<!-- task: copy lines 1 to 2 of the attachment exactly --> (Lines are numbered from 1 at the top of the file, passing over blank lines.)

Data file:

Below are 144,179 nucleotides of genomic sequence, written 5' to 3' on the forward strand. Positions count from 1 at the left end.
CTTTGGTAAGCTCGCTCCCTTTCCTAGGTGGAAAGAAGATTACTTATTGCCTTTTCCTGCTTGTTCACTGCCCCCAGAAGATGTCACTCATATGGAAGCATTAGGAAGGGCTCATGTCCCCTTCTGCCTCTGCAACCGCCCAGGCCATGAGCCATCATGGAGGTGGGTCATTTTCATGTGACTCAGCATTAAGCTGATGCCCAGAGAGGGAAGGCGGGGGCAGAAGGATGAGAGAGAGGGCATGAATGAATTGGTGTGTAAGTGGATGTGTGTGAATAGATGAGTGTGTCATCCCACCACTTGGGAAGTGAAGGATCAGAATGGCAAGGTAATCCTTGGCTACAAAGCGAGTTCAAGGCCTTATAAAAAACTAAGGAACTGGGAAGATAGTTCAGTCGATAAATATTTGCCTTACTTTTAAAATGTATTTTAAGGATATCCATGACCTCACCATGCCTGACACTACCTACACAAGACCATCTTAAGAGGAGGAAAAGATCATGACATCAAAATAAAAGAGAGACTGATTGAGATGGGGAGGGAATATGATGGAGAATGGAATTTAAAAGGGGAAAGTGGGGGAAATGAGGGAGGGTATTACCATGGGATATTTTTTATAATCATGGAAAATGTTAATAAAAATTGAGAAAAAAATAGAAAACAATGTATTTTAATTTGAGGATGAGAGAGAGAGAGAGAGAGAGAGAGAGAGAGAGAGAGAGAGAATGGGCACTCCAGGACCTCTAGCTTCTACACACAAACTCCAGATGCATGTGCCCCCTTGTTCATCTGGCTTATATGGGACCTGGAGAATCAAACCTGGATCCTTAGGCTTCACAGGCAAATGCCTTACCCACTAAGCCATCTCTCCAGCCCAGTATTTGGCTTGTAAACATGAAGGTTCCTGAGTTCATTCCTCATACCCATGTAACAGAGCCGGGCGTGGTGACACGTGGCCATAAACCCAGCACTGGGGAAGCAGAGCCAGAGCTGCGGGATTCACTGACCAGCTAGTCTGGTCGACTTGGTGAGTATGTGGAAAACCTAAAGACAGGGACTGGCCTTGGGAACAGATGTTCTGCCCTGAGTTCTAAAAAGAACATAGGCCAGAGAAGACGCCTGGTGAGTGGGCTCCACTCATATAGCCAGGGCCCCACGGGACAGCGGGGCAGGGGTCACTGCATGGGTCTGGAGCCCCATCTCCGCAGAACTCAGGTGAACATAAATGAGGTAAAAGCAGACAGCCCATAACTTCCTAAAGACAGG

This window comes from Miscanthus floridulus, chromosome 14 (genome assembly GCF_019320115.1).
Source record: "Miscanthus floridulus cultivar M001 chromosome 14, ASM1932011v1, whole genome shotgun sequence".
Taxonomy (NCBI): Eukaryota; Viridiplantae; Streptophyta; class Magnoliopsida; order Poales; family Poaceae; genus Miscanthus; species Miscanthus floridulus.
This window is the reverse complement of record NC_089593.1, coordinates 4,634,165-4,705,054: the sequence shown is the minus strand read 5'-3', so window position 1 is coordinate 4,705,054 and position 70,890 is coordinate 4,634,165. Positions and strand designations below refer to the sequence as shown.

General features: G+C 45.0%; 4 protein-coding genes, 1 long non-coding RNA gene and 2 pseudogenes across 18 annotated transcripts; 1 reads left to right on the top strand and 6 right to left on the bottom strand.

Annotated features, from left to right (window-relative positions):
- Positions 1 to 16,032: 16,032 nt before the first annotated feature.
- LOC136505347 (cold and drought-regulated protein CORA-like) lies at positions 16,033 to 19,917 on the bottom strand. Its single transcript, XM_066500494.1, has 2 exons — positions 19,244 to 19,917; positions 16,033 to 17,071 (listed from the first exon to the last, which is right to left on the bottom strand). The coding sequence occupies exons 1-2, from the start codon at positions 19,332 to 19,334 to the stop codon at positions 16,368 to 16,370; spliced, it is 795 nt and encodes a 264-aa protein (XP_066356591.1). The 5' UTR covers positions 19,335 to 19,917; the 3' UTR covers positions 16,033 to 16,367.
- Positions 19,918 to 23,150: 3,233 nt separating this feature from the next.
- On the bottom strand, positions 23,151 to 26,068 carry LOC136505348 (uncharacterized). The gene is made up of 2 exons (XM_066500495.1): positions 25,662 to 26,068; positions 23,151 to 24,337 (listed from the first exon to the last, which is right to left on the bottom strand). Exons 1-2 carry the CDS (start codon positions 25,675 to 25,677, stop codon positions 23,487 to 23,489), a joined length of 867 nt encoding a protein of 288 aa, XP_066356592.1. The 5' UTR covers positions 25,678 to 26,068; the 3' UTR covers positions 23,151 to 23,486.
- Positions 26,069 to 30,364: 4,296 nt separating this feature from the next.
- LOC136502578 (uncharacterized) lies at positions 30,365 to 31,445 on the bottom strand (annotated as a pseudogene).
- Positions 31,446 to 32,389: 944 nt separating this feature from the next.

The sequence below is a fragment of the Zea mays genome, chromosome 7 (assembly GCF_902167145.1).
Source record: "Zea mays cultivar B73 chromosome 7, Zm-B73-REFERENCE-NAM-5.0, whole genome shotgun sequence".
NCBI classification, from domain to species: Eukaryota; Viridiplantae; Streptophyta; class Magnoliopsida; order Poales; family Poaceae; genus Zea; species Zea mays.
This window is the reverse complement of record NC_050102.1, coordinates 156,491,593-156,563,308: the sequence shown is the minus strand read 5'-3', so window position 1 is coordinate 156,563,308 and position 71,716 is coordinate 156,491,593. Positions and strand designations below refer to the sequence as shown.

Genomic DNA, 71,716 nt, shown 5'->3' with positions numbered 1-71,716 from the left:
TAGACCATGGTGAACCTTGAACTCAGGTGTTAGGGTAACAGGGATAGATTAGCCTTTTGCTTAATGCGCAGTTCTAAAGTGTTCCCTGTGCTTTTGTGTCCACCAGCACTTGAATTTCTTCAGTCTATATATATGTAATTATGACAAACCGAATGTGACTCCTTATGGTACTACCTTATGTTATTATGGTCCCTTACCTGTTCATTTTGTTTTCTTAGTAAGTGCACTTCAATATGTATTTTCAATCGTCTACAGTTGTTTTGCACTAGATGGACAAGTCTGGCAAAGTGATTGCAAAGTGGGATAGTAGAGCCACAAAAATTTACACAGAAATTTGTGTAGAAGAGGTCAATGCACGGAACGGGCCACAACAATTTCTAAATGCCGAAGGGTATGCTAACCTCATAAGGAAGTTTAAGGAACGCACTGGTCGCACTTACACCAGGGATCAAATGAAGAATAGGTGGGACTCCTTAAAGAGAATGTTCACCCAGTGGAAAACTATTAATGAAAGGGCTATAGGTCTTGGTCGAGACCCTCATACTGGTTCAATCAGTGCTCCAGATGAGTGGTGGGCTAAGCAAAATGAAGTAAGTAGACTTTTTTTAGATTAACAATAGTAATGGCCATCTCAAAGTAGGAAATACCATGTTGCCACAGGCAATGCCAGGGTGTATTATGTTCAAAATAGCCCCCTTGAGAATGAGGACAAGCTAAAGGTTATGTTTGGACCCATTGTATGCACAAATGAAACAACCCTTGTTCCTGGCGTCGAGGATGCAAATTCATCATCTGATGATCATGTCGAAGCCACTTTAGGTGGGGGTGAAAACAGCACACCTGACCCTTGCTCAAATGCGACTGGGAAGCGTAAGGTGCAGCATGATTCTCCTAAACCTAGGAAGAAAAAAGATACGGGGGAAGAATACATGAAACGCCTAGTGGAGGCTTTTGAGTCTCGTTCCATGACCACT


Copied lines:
Below are 144,179 nucleotides of genomic sequence, written 5' to 3' on the forward strand. Positions count from 1 at the left end.
CTTTGGTAAGCTCGCTCCCTTTCCTAGGTGGAAAGAAGATTACTTATTGCCTTTTCCTGCTTGTTCACTGCCCCCAGAAGATGTCACTCATATGGAAGCATTAGGAAGGGCTCATGTCCCCTTCTGCCTCTGCAACCGCCCAGGCCATGAGCCATCATGGAGGTGGGTCATTTTCATGTGACTCAGCATTAAGCTGATGCCCAGAGAGGGAAGGCGGGGGCAGAAGGATGAGAGAGAGGGCATGAATGAATTGGTGTGTAAGTGGATGTGTGTGAATAGATGAGTGTGTCATCCCACCACTTGGGAAGTGAAGGATCAGAATGGCAAGGTAATCCTTGGCTACAAAGCGAGTTCAAGGCCTTATAAAAAACTAAGGAACTGGGAAGATAGTTCAGTCGATAAATATTTGCCTTACTTTTAAAATGTATTTTAAGGATATCCATGACCTCACCATGCCTGACACTACCTACACAAGACCATCTTAAGAGGAGGAAAAGATCATGACATCAAAATAAAAGAGAGACTGATTGAGATGGGGAGGGAATATGATGGAGAATGGAATTTAAAAGGGGAAAGTGGGGGAAATGAGGGAGGGTATTACCATGGGATATTTTTTATAATCATGGAAAATGTTAATAAAAATTGAGAAAAAAATAGAAAACAATGTATTTTAATTTGAGGATGAGAGAGAGAGAGAGAGAGAGAGAGAGAGAGAGAGAGAGAGAATGGGCACTCCAGGACCTCTAGCTTCTACACACAAACTCCAGATGCATGTGCCCCCTTGTTCATCTGGCTTATATGGGACCTGGAGAATCAAACCTGGATCCTTAGGCTTCACAGGCAAATGCCTTACCCACTAAGCCATCTCTCCAGCCCAGTATTTGGCTTGTAAACATGAAGGTTCCTGAGTTCATTCCTCATACCCATGTAACAGAGCCGGGCGTGGTGACACGTGGCCATAAACCCAGCACTGGGGAAGCAGAGCCAGAGCTGCGGGATTCACTGACCAGCTAGTCTGGTCGACTTGGTGAGTATGTGGAAAACCTAAAGACAGGGACTGGCCTTGGGAACAGATGTTCTGCCCTGAGTTCTAAAAAGAACATAGGCCAGAGAAGACGCCTGGTGAGTGGGCTCCACTCATATAGCCAGGGCCCCACGGGACAGCGGGGCAGGGGTCACTGCATGGGTCTGGAGCCCCATCTCCGCAGAACTCAGGTGAACATAAATGAGGTAAAAGCAGACAGCCCATAACTTCCTAAAGACAGG